“There is something so inviting, about packing up belongings, while in transport to a vacation or having a new lifestyle of a home on wheels, with a stocked kitchen, accessible bathroom, comfy bed and bringing along family and/or your beloved pet, all while getting to the destination of choice”. C .Star. V
While out Camping or RV-living, caring and concerns for your pet is much the same as when you are living in a house. If you are having to leave your pet for any length of time, you want to make sure to check for or put away anything that your pet could get a hold of or into (like foods that may be toxic garbage can, etc.) or that would be dangerous or destructive. Living in the RV, we do have to consider that and other issues, such as turning off our gas-propane and water when we leave. We ensure all food is away and garbage is taken out.
Have a schedule of some type: “Whether you live in a house, an RV (on the road or camping), it is always best in keeping a schedule of some-type, this is a must (whether it be for them to eliminate or a feeding schedule). It is important that your dog (pet) is being taking out to be able to daily eliminate (or for some pets that use litter boxes or other areas and keep those areas cleaned-up). Your pet needs to get a chance to go out often enough and have some-type of consist schedule (so they can learn to depend upon it and will get to go out and “eliminate” when they are out) and if not, then they will go wherever they will, when they can’t hold it anymore. Same goes for feeding your pet, if you don’t have some type of consistency in schedule (as a morning feeding & a dinner-time feeding) of enough and proper nutrition, they may not get what they need and get into other foods they shouldn’t..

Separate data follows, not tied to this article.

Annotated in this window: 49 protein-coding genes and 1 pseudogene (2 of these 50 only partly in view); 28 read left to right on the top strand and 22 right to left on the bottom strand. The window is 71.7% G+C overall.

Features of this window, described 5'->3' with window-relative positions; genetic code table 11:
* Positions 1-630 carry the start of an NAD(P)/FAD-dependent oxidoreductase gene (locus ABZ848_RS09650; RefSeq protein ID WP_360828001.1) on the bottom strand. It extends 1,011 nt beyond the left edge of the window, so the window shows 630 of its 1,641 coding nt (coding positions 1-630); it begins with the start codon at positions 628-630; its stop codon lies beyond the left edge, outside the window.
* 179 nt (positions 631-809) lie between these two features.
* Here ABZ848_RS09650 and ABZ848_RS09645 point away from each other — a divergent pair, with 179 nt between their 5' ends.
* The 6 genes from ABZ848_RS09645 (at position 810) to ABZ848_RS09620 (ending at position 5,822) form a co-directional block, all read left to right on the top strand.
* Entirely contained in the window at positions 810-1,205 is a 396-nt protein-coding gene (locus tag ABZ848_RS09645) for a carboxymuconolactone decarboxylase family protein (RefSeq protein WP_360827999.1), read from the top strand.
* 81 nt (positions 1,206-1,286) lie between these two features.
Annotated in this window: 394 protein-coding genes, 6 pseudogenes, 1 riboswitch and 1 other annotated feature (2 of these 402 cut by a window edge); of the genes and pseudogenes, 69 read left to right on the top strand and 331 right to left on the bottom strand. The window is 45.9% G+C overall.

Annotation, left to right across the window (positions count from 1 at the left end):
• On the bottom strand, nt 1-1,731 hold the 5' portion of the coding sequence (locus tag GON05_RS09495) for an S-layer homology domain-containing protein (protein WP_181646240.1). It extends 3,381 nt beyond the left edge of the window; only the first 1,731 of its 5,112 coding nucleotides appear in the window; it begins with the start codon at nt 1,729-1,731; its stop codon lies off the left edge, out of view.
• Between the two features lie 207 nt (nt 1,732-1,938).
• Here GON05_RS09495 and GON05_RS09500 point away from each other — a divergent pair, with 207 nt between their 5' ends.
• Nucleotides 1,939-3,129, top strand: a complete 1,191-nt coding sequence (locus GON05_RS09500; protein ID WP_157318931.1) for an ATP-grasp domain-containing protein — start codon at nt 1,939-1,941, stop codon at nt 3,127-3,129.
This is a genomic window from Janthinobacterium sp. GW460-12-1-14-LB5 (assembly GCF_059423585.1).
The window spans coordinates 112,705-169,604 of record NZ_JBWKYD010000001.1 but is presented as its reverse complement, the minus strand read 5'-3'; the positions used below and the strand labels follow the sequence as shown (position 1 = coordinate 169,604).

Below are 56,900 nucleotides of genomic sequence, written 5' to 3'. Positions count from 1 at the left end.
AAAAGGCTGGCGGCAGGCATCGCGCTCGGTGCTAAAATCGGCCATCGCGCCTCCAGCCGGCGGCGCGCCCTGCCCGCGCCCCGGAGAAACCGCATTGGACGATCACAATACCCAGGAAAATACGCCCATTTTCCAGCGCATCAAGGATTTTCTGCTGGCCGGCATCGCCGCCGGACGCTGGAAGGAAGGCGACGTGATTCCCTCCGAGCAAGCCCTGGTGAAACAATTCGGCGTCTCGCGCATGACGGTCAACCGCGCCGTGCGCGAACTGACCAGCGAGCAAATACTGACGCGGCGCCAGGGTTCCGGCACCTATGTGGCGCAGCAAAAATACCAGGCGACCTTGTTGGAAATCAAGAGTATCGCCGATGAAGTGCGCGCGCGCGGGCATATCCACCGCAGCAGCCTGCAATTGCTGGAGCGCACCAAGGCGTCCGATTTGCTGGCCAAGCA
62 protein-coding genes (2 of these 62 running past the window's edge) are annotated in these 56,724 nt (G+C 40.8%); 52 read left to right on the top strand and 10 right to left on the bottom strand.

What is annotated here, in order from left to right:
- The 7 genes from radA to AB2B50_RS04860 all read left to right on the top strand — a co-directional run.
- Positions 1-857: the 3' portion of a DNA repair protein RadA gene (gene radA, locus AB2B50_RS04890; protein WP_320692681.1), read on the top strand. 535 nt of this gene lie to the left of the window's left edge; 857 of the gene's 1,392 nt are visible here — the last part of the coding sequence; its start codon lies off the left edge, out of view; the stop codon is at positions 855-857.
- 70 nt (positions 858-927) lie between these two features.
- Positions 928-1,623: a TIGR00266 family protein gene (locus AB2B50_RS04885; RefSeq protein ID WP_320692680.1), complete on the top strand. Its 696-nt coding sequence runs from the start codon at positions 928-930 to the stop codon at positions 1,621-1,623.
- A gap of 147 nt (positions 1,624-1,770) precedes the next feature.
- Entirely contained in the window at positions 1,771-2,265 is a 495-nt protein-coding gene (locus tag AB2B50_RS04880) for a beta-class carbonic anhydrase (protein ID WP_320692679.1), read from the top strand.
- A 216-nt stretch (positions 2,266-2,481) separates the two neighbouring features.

Dogs that bark consistently. When out camping in our RV, we sometimes come across times where we hear dogs barking and barking. It is most often when their owner has left their RV and is not around. I always feel bad for these doggies and wish there was something I could do to help them. Most often, it is because these dogs have some sort of anxieties when their owner leave them. There are ways to cope with and help train your doggies if they have these anxieties. One thing we do anytime we have to leave our dogs for any length of time is to take them out just before we leave and walk them to “get them tired-out” and to give them a chance to eliminate. Also while they are calm before we leave, giving a doggie treat (and fresh water), helps them feel better about us having to leave. We noticed or made a routine of our dogs nap-time around 1130pm 3:30pm, which within those times (we developed as our errand time to be away) and another calm time after they eat their dinner, then between 7:00pm to 9:00pm we may go visit camp friends or just stay in and read or watch movies and such. After your dog sleeps, upon waking ( just like us) they usually need to go pee. So that’s another thing to realize when they need to go, as they might bark or act up trying to tell you. Training your dog to trust that you’ll take them out to relieve themselves and that you’ll be back , and that it’s okay to relax, take a nap and stay calm… is not an easy thing, especially once they have learned a certain behavior, but with being patient and using training tips, it can get better. I’ve also use CBD CHEWS called “Choniquin soft chews”. Using the proper dosage for your dogs weight and size is a must, but they can often help with anxiety and help foster a nap-time routine and calmer time for them.